Prior to the Great Recession, many Georgians were able to become homeowners. Yet, once the housing bubble burst, things rapidly began to change. By 2009, foreclosures and mortgage delinquencies were on the rise. This often led to instances of industry-wide mortgage fraud. Although the housing market is starting to turn around, readers in Georgia may still wonder, "What is mortgage fraud?"
While the following is not legal advice, in general, mortgage fraud occurs when one materially misrepresents, misstates or omits information regarding the home or the buyer, which the lender relies on when making a loan. Such misrepresentations can involve identity theft, false loan applications, inflated appraisals, kickbacks and others. Oftentimes, banks may not realize they have been the victim of mortgage fraud until months or even years after the fact. Many of those who commit mortgage fraud work inside the industry, such as mortgage brokers, appraisers and loan originators.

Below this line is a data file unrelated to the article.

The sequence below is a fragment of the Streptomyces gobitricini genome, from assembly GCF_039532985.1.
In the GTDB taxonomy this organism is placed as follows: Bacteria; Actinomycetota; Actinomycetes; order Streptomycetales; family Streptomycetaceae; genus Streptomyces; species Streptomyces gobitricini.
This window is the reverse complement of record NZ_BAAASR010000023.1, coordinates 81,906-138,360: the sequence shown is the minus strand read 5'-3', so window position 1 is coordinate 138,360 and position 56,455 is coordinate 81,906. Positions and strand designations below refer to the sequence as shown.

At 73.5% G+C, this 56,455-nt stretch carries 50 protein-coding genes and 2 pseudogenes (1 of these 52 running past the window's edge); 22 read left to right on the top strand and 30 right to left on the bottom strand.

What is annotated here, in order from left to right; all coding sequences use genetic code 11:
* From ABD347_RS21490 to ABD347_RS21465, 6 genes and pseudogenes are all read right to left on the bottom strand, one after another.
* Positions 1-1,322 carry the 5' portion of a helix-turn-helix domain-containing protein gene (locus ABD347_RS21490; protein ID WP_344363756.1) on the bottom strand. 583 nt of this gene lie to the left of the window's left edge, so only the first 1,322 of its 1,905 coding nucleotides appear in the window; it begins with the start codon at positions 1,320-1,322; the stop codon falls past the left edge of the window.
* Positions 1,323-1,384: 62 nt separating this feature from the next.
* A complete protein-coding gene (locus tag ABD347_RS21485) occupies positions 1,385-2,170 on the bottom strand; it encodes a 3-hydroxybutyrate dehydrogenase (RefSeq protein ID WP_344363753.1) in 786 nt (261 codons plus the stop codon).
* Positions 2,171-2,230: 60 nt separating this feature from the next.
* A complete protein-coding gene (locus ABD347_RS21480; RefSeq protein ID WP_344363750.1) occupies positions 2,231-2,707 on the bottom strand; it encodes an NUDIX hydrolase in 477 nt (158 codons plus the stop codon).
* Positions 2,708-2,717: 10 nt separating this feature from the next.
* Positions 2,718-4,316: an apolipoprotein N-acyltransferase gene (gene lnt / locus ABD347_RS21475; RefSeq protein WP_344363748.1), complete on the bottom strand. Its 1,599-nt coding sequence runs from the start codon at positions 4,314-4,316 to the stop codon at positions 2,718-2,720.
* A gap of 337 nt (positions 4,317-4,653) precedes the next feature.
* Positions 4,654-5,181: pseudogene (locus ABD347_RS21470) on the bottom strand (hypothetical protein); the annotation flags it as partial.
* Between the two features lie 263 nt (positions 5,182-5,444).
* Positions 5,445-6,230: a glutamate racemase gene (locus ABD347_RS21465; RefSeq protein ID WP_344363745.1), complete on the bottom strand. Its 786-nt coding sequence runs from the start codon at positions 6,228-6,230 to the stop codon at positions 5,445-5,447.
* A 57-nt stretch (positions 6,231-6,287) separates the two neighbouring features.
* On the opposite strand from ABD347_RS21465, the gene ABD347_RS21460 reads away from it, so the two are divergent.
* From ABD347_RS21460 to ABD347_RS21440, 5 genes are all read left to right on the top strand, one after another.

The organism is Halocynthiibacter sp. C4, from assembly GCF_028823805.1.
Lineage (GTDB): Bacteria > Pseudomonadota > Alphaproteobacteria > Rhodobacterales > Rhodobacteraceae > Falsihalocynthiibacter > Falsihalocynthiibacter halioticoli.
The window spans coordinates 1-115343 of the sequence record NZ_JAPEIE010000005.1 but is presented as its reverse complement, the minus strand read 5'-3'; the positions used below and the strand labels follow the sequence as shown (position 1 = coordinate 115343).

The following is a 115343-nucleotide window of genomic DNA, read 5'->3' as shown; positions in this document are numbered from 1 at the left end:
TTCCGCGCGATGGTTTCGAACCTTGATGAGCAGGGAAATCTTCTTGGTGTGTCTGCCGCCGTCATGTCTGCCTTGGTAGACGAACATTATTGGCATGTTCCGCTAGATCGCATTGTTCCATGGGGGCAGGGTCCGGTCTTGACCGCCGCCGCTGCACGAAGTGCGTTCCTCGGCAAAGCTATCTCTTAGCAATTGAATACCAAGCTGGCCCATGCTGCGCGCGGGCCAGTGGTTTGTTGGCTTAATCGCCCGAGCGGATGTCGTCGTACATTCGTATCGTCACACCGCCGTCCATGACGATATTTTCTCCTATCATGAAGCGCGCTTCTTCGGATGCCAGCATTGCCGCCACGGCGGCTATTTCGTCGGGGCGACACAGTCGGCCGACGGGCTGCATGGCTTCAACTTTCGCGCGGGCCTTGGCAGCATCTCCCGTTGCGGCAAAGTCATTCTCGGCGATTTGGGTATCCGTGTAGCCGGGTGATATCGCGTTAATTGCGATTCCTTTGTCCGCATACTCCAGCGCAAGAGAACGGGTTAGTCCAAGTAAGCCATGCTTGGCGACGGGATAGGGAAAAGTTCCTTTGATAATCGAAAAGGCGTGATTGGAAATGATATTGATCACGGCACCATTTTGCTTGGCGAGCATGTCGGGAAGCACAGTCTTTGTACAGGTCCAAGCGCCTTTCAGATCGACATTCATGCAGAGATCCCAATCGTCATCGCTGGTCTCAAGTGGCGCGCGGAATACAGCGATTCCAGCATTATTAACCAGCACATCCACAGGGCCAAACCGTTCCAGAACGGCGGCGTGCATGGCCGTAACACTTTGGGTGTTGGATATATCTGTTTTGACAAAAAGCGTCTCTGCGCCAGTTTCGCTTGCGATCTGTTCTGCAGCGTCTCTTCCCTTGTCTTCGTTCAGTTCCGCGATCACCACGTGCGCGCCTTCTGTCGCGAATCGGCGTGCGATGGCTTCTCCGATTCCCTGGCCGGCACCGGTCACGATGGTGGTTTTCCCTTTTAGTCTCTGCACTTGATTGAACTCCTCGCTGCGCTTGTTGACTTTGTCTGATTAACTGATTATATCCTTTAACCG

In general, the Federal Bureau of Investigation goes after two types of mortgage fraud -- fraud for housing and fraud for profit. The FBI often learns about cases of potential fraud through Suspicious Activity Reports created by federally-insured banks. In fiscal year 2003, 6,936 of these reports were filed. Nonetheless, by 2009, that number jumped to over 67,000 reports.
As this shows, the FBI takes mortgage fraud seriously and will not hesitate to prosecute those who allegedly commit it. It is at times like these that anyone accused of mortgage fraud understand their rights. In any criminal case, the prosecution must prove their case beyond a reasonable doubt. If any reasonable doubt remains as to whether the accused committed the crime, a conviction cannot be made.